But the virus also provides an opportunity for systemic change. The United States spends more than any other nation on health care, and yet we have the lowest life expectancy among rich countries. And although perhaps no system can prepare for such an event, we were no better prepared for the pandemic than countries that spend far less.

The first step to reform is to change the way we think about the health care system. Many Americans think their health insurance is a gift from their employers — a “benefit” bestowed on lucky workers by benevolent corporations. It would be more accurate to think of employer-provided health insurance as a tax.

One way or another, everyone pays for health care. It accounts for about 18 percent of G.D.P. — nearly $11,000 per person. Individuals directly pay about a quarter, the federal and state governments pay nearly half, and most of the rest is paid by employers.

In 2019, employer-based insurance plans cost an average of $21,000 for a family policy or $7,200 for a single person. This system requires companies to calculate whether a worker’s value to the company can cover both wages and benefits, a difficult test for less-skilled workers. Wages fall or employers shed or outsource these positions to companies with few benefits and fewer prospects for career advancement.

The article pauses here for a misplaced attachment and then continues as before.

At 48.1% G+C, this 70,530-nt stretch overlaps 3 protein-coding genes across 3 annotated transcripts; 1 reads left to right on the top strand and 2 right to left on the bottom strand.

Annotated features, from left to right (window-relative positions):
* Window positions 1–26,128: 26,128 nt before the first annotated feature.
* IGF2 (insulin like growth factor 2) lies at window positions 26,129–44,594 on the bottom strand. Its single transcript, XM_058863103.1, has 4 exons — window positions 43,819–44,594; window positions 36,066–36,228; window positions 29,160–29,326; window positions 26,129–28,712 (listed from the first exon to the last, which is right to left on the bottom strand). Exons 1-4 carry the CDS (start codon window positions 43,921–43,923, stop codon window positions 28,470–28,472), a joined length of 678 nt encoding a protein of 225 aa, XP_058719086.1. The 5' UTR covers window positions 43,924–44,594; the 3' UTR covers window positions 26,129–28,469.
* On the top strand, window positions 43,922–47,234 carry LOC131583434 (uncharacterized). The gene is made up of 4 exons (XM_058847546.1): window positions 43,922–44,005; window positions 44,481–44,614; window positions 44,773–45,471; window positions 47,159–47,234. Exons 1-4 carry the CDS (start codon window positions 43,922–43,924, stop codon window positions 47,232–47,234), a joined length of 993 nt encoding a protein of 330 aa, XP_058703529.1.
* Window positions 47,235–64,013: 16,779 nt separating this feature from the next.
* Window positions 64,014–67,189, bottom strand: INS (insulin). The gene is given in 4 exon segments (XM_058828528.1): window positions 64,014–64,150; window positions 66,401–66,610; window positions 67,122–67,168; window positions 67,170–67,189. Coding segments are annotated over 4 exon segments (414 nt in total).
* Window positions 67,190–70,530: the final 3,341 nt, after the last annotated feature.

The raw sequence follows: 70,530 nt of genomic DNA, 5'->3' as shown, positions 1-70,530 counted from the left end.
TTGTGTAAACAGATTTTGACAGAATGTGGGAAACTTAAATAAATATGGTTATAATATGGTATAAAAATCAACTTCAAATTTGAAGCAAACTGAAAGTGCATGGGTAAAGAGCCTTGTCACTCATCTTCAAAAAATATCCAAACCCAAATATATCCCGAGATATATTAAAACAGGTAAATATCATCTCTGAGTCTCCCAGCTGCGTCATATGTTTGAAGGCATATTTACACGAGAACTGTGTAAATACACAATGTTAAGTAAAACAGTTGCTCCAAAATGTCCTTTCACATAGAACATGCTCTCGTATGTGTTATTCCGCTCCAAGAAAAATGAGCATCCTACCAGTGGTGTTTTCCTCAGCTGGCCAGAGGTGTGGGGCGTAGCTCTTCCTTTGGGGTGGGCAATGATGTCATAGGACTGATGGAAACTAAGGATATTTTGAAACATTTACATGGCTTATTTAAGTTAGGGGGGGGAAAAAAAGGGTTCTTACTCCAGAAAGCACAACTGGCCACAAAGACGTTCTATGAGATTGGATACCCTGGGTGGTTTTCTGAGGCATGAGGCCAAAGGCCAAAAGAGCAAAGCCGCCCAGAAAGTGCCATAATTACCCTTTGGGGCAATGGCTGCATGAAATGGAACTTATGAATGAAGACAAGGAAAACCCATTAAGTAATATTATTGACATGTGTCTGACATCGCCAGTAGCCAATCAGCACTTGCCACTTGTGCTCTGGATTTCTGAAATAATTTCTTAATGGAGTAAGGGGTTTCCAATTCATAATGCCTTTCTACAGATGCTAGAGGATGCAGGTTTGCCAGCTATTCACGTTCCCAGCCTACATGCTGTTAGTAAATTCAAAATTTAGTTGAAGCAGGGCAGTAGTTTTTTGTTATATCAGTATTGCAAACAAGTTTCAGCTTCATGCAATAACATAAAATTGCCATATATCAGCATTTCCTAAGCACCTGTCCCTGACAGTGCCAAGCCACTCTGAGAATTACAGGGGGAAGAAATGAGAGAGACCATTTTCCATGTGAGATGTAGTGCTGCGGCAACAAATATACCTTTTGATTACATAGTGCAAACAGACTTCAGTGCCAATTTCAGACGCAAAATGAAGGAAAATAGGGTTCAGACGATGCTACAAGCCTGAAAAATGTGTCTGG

Rising health care costs account for much of the half-century decline in the earnings of men without a college degree, and contribute to the decline in the number of less-skilled jobs. Employer-based health insurance is a wrecking ball, destroying the labor market for less-educated workers and contributing to the rise in “deaths of despair.”

Rising costs are an untenable burden on our government, too. States’ payments for Medicaid have risen from 20.5 percent of their spending in 2008 to 28.9 percent in 2019. To meet those rising costs, states have cut their financing for roads, bridges and state universities. Without those crucial investments, the path to success for many Americans is cut off. We face a looming trillion-dollar federal deficit caused almost entirely by the rising costs of Medicaid and Medicare, even without the recent coronavirus relief bill.